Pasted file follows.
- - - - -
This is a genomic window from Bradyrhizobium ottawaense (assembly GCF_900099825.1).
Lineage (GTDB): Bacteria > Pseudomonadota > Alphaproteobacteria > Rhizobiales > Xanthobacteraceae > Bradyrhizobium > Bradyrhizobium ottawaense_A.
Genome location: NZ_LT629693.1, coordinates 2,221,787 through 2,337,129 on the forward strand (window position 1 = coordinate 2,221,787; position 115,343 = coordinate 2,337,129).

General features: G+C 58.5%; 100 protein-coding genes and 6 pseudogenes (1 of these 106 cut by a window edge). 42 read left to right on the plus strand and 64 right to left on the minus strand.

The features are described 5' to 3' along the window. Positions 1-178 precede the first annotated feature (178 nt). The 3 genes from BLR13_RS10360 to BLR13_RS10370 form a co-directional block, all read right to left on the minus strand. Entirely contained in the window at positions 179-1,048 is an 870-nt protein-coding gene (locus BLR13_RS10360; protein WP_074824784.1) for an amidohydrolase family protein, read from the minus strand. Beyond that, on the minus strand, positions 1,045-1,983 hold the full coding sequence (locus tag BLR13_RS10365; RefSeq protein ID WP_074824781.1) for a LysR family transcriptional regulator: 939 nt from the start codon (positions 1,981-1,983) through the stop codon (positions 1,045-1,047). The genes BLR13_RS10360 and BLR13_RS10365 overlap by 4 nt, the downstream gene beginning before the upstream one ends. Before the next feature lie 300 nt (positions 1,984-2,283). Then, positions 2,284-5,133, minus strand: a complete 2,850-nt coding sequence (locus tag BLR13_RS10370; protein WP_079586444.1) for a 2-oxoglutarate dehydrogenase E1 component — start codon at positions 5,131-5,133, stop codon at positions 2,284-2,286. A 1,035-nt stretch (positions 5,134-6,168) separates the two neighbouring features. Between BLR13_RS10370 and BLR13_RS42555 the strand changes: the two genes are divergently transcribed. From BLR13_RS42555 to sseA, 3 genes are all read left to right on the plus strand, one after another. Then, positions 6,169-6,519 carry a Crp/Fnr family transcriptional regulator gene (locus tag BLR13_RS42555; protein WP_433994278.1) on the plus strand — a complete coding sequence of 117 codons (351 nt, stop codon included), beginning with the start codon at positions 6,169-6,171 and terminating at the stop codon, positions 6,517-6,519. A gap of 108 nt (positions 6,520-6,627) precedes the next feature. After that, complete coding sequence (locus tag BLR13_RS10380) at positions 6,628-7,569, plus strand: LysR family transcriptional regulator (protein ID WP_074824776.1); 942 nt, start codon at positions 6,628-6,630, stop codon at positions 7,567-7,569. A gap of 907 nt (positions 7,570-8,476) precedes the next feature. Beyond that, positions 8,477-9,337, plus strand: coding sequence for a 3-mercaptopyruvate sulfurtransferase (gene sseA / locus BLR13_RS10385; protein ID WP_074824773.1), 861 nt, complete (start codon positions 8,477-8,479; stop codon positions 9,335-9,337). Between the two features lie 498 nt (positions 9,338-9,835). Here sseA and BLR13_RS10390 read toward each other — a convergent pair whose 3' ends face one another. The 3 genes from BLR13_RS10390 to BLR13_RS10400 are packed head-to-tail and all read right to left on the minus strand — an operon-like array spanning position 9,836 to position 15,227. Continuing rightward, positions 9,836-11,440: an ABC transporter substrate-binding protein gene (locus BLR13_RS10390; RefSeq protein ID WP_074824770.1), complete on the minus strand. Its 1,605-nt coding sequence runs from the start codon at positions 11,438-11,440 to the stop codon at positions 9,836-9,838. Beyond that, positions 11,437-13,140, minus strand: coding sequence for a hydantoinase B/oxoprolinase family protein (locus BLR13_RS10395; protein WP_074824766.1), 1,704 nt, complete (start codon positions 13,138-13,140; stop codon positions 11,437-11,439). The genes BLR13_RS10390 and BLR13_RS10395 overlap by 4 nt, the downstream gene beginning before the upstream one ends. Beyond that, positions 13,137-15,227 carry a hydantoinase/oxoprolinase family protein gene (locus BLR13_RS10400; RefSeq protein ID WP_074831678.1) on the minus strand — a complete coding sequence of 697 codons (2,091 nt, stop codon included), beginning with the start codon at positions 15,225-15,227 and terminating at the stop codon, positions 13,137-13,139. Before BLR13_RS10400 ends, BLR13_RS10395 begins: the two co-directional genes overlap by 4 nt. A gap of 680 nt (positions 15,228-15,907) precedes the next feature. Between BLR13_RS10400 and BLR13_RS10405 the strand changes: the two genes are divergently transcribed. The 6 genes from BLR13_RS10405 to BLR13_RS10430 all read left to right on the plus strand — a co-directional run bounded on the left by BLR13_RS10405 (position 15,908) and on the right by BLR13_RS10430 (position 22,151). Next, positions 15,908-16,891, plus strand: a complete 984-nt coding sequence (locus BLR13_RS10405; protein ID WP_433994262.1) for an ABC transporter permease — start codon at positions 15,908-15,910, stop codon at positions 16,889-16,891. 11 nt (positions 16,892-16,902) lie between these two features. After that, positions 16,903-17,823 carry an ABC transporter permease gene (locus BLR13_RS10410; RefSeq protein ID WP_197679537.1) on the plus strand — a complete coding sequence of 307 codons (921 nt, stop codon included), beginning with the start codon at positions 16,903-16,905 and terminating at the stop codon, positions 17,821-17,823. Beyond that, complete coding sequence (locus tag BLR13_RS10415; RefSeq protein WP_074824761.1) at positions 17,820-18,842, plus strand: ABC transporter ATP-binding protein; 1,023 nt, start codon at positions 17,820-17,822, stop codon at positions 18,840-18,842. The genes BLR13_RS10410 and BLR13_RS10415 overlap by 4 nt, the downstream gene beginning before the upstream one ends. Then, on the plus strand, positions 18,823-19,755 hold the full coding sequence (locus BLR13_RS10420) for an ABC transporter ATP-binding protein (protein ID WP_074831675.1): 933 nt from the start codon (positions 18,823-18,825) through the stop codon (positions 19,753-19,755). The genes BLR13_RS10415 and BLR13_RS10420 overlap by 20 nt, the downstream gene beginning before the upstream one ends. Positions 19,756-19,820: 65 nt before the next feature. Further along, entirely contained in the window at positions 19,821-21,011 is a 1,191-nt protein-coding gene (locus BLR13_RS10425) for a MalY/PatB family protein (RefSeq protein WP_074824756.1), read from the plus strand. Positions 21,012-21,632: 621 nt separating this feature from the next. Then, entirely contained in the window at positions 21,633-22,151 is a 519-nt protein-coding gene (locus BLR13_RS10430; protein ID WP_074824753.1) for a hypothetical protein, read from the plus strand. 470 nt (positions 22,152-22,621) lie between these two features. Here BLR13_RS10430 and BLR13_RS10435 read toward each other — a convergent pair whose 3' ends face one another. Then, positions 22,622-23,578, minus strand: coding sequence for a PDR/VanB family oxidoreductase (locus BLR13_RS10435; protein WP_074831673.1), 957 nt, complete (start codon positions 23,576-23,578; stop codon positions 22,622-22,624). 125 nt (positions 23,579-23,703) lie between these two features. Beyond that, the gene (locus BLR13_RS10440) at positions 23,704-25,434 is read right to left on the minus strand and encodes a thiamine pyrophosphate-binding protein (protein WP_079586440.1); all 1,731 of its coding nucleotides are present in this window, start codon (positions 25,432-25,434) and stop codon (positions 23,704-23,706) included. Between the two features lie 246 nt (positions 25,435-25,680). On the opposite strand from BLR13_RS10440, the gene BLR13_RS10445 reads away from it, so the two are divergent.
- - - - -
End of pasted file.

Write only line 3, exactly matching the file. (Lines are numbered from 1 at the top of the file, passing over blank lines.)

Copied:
Genome location: NZ_LT629693.1, coordinates 2,221,787 through 2,337,129 on the forward strand (window position 1 = coordinate 2,221,787; position 115,343 = coordinate 2,337,129).